Wednesday, November 3, 2010

Garmin GPS: What you don't know can track you!

Garmin GPS devices track their position by default (caveat: at least every device I have been given to examine!).  They will do so, approximately every 30 seconds, when powered on.  Notice I said nothing about navigating.  Simply powering the devices causes them to start logging their location.  While this feature can be disabled, it is buried in the settings and I suspect that most users are not even aware of it.

The data is stored in a GPX file, also know as the Global Positioning Satellite (GPS) Exchange Format.  The most current track, appropriately named "Current.gpx," is stored in the "/Garmin/GPX" directory on the device.  Older tracks are stored in "/Garmin/GPX/Archive" directory.  The archives take on the name ".gpx," e.g,. "1.gpx," "2.gpx," etc.  I have never seen more that 17 archived files, but I don't know if this is a system limitation or just a coincidence that I have seen it more than once.  The history can cover quite a time span: my most recent examination revealed a history of 6 months!

GPX files are in xml.  The Current.gpx file can have interesting entries, including the "Home" address of the device owner.  I have used this setting to reunite stolen devices with their owners or thieves back to their homes. But the most interesting information is the device track, which consists of a series of GPS waypoints or "trackpoints" recorded by the device.  Here is a sample from an archive file:

There are many ways to handle a GPX file, but I have found it is most useful to convert it to a KML, or Key Hole Markup Language, file for use with Google Earth.  While I know that Google Earth is not an open sourced application, and other tools like "gpxviewer" can map the GPX file directly, most of the people I support are Windows users that have experience with Google Earth.

There are two methods I am aware of for creating KML files.  The first is using an online resource, like GPSVisualizer.  Just complete the online form and upload your file to make a map that meets your requirements.  Other formats, besides Google Earth, are possible, including Google Maps, JPG, PNG, SVG, and text.

I don't like to rely on websites, however, because Internet connectivity is never assured.  Enter GPSBabel.  GPSBabel is a command line tool (gui available) to convert over 100 different types of GPS data formats.  A basic conversion can be as simple as:
gpsbabel -i gpx -f input.gpx -o kml -F output.kml
There are numerous options, that I won't cover here, to customize your output file.  They include labeling the way points with the date and time they were created, allowing you to easily visualize the track.  I'd recommend the use of a GUI to familiarize yourself with the customization options, though be aware that the GUIs seldom provide all available options.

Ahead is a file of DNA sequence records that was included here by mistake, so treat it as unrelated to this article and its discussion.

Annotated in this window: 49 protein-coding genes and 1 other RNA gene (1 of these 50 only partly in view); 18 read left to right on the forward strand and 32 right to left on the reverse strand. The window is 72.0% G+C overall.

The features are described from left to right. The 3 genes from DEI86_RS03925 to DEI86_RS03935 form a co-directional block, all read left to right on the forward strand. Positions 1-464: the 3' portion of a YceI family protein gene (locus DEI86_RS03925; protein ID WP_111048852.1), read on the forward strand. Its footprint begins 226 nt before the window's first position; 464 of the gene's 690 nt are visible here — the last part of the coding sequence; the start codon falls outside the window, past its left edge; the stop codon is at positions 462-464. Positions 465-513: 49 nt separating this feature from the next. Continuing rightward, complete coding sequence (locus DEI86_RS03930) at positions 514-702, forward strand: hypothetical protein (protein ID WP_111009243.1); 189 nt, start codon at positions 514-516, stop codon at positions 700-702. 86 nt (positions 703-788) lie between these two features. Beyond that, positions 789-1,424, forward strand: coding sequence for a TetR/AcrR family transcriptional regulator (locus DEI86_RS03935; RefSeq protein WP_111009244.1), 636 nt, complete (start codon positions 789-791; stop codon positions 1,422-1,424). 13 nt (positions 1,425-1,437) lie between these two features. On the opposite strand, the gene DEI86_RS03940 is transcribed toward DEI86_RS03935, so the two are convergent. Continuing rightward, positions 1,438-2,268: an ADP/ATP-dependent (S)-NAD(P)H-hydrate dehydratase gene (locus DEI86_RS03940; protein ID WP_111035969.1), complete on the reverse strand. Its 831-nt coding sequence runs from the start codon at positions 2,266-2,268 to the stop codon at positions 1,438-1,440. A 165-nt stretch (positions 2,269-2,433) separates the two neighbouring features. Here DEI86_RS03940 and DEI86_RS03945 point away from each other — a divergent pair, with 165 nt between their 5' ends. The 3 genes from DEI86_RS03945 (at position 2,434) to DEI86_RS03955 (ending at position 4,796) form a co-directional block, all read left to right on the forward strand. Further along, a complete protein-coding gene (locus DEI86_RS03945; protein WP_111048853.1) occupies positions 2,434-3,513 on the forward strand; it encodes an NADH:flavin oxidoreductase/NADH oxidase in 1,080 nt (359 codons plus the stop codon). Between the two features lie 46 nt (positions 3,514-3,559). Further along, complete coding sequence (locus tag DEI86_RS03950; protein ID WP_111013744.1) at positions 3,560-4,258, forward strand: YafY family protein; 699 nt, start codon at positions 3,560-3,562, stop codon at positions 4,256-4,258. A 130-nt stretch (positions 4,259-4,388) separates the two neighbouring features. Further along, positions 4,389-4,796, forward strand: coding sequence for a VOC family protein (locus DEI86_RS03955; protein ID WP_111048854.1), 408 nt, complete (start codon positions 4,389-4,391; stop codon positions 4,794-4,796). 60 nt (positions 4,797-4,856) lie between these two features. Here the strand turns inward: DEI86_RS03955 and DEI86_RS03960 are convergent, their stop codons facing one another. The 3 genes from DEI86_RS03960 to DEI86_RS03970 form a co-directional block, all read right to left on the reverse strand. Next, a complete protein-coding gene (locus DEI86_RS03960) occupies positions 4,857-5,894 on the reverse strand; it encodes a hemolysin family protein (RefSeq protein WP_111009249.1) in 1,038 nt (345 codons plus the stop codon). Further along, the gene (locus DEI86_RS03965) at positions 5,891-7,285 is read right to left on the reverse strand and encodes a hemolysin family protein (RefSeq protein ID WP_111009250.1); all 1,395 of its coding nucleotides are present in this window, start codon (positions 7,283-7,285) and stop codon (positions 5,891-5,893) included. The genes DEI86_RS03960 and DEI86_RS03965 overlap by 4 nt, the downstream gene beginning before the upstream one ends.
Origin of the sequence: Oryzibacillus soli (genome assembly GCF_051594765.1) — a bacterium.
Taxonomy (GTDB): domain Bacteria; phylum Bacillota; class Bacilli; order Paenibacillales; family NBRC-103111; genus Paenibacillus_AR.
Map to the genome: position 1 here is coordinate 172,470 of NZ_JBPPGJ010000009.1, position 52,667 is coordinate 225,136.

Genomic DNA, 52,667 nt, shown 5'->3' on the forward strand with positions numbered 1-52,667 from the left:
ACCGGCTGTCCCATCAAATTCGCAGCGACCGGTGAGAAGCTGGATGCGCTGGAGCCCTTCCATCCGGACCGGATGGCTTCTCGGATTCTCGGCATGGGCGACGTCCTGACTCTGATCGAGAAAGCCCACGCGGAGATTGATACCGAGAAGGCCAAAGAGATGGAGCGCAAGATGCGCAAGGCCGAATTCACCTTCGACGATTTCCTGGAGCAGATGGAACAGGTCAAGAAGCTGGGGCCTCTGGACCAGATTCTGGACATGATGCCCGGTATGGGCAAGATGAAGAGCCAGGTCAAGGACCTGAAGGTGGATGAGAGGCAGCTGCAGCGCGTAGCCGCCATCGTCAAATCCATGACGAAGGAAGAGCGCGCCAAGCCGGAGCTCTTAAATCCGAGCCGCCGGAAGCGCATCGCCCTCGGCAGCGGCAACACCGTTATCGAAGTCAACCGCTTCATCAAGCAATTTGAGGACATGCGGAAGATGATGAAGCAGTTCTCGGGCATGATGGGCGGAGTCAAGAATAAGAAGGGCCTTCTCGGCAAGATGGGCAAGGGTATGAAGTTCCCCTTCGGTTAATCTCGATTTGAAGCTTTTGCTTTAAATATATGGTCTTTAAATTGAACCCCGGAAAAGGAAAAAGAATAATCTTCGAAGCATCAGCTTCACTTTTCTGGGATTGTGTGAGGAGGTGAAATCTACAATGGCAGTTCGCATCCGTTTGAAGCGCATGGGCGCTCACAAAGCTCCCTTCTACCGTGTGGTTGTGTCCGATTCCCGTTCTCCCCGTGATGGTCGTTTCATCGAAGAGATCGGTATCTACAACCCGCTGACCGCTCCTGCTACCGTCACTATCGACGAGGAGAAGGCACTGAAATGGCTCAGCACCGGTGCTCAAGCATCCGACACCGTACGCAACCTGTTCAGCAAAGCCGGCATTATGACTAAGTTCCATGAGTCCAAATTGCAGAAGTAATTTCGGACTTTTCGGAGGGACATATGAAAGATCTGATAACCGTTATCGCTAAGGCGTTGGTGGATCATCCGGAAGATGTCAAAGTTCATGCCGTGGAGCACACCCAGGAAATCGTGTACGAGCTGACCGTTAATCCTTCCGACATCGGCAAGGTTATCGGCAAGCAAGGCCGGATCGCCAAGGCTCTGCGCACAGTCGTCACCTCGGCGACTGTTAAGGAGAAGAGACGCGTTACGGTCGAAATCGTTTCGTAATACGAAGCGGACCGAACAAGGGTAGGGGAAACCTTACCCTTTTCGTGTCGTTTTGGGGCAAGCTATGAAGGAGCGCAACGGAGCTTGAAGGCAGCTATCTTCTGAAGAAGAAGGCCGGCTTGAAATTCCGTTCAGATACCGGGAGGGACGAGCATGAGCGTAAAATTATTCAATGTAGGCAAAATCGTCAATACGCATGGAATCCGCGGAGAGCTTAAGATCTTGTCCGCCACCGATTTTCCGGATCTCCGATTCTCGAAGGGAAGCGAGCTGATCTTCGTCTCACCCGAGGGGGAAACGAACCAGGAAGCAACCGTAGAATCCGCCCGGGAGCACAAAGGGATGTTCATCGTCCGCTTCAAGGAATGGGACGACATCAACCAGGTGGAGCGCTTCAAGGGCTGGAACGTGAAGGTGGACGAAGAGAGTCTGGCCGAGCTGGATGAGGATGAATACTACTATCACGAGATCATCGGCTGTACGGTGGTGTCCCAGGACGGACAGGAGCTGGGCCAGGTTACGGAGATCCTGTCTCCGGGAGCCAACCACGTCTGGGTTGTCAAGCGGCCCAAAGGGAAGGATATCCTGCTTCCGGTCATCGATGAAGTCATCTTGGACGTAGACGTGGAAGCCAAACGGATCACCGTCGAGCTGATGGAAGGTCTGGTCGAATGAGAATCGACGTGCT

I have used Garmin GPX files to map a suspects' travels and place him them at crime scenes.  I hope with this information you will be able to do so, too!


  1. Sir,
    My son was convicted of reckless driving for over 80 mph in VA. Would a garmin keep a log of his actual speed?

  2. Mike,
    I've not seen the Garmin log speed, but speed is a calculation of distance over time. I would suggest that speed could be estimated, but not determined with exactitude because the tracks occur at approximately 30 second intervals.

    While you could determine the distance between two GSP track points, that would be "as a crow flies" and not account for road direction variations. Even if you accurately measured the distance between two track points following the road, you would not know the speed variances of the vehicle between the points, and any calculation would just show the average speed.

    I hope this answers your question.

  3. Hi,
    I found sqLite timestamp entries with 9 digits in a Car navigation unit with Garmin software. eg. 947183221 Any idea what format this is, how to convert this ? I expect somewhere between 2018 and 2020.

  4. It appears to be an epoch of 1989-12-31:

    sqlite> select datetime(947183221 + strftime('%s', '1989-12-31'), 'unixepoch');
    2020-01-05 18:27:01

    I like to use the strftime conversion because it is easier to remember epoch dates than the difference in seconds between the target epoch date and Unix epoch. But if you prefer to know the number of seconds:

    sqlite> select strftime('%s', '1989-12-31');
    sqlite> select datetime(947183221 + 631065600, 'unixepoch');
    2020-01-05 18:27:01


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